The investigators must read the SUSARs and understand their potential impact to their patients, forward to IRB/IEC in accordance with local requirements and file them in the Investigator Site File.
In order to adequately protect the safety and welfare of research subjects the investigator or sub-investigators should review the safety reports sent by the sponsor. If the investigator does not perform the above task, he/she would not be considered adhering to ICH GCP.
The investigator contract and/or the protocol should specify the investigators responsibilities related to review of safety reports.
It is recommended that sponsors also consider how it can be demonstrated that the safety reports have been reviewed by the investigators.
Typically, investigators sign and date paper reports to confirm their review. Even though, there is no stated requirement in the regulations for the investigators to sign or maintain the external reports, they should be able to prove review of the new information and the sponsor to monitor and/or reconcile this activity.
Safety reports may be sent electronically or made accessible through an online application. If reports are made available via an online application, the sponsor should ensure that concerned investigators have access to the portal and have been trained on how to access the information, before the trial commences2.
Documentation of dissemination of safety information from the Principal Investigator (PI) to the investigators team also needs to be considered. It should be possible to demonstrate that the safety information regularly provided to the PI from the sponsor has been disseminated to other physicians, so they are made aware of the updated information. This can be addressed for example, by the receiving member of the site staff countersigning the SUSARs or other trial related safety correspondence; documenting the provision of information within meeting minutes; or sending emailing confirmation of reading sent to the PI or study coordinator”2.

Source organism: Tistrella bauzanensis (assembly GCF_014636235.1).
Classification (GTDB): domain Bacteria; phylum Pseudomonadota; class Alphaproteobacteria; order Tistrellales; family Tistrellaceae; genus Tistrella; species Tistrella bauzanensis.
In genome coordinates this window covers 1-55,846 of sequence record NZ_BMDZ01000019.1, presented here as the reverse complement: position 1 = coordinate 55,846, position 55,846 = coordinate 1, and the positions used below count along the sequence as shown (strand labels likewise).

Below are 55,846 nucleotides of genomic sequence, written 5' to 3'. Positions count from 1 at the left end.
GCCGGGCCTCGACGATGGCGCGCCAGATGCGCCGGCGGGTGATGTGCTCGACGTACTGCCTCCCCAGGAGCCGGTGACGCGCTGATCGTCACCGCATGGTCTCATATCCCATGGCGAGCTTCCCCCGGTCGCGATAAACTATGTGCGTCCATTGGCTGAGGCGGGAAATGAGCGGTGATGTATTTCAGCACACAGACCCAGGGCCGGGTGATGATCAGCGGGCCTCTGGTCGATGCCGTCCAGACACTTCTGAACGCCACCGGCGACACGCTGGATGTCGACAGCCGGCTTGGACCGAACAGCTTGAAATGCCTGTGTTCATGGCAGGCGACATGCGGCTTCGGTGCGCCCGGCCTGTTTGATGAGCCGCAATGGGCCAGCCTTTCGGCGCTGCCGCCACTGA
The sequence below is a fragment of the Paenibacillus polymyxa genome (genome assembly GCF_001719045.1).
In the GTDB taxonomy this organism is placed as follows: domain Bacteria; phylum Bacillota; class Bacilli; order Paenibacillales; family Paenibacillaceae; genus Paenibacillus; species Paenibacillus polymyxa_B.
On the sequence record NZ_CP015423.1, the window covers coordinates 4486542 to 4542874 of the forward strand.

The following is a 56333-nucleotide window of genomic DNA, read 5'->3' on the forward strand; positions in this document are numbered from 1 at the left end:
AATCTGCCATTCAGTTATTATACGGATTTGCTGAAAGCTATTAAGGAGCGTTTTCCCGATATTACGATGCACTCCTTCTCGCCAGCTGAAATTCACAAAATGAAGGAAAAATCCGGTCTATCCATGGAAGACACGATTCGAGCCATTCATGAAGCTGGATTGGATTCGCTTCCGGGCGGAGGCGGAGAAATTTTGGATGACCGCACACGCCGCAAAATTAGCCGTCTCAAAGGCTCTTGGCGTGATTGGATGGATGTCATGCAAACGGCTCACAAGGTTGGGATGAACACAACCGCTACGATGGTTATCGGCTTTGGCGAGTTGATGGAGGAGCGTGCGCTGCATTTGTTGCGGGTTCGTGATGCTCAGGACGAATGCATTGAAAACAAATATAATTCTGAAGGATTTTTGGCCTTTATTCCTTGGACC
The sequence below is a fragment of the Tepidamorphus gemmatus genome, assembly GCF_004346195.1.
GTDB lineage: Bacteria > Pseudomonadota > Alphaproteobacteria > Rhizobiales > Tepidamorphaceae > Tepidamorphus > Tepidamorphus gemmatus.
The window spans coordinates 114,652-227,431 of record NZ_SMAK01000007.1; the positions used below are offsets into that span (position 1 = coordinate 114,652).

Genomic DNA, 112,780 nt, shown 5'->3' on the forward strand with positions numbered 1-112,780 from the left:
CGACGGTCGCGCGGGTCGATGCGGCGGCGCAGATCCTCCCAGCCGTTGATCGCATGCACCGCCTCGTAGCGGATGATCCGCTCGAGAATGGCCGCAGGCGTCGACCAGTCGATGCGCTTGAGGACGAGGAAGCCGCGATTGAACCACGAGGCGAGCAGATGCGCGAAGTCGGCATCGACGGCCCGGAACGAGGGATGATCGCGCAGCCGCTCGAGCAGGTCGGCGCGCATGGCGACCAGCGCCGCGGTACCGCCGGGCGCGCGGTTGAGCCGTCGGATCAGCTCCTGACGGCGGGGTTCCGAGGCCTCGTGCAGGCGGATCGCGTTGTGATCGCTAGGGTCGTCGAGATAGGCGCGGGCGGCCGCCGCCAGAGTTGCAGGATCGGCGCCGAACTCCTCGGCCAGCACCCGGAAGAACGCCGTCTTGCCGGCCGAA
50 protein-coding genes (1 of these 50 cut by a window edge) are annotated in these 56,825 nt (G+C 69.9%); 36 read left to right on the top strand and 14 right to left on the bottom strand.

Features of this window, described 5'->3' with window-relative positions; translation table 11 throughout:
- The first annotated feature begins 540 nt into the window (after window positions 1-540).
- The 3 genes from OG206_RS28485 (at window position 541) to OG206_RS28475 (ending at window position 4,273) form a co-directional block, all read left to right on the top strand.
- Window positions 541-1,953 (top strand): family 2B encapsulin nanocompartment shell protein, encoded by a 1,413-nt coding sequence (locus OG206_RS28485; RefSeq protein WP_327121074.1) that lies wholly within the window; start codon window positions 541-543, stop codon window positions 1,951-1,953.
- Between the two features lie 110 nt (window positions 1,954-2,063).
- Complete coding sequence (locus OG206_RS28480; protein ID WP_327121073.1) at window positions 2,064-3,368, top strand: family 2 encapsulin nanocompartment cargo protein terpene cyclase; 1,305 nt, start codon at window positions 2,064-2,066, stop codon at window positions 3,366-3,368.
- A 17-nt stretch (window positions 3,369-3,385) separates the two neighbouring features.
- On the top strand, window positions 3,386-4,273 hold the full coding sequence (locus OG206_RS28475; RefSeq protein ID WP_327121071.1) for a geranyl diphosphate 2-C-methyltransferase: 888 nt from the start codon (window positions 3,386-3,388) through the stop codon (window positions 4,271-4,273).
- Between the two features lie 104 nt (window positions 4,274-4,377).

The main purpose of the SUSARs is to protect patient safety but also to inform investigators of new developments, ensure compliance with applicable regulations and study integrity. If the investigator does not review the safety information in a timely manner, the investigator is not properly informed about the latest safety updates which may impact on the investigator’s responsibilities for patient care.
The sponsor should set a standard for SUSARs review and pursue compliance with this by all investigators. The sponsor should develop a series of SOPs for the conduct of clinical trials per GCP, including SOPs on safety mailings which satisfy the most conservative international regulations.
The GCP Investigators must have adequate time and resources to conduct the clinical trial, including the handling of safety mailings. Investigator’s obligations and responsibilities with regards to IMP safety should be described in the site’s contract. For example, “thoroughly familiarizes with the appropriate use of the IMP, as described in the protocol, Investigator’s Brochure, information relating to the IMP and any other information sources provided by the sponsor”.
A frequent regulatory inspection observation related to safety information is “no review or evidence of review of SUSARs or other safety alerts by the investigators”.
Inspectors rely on written documentation. It is important to document all trial related activities. Documentation is everything; if it is not documented, then it is considered that it was not done.
Author: Dr Leire Zúñiga, Director and Principal GCP Consultant
PHARMITY, 11th December 2018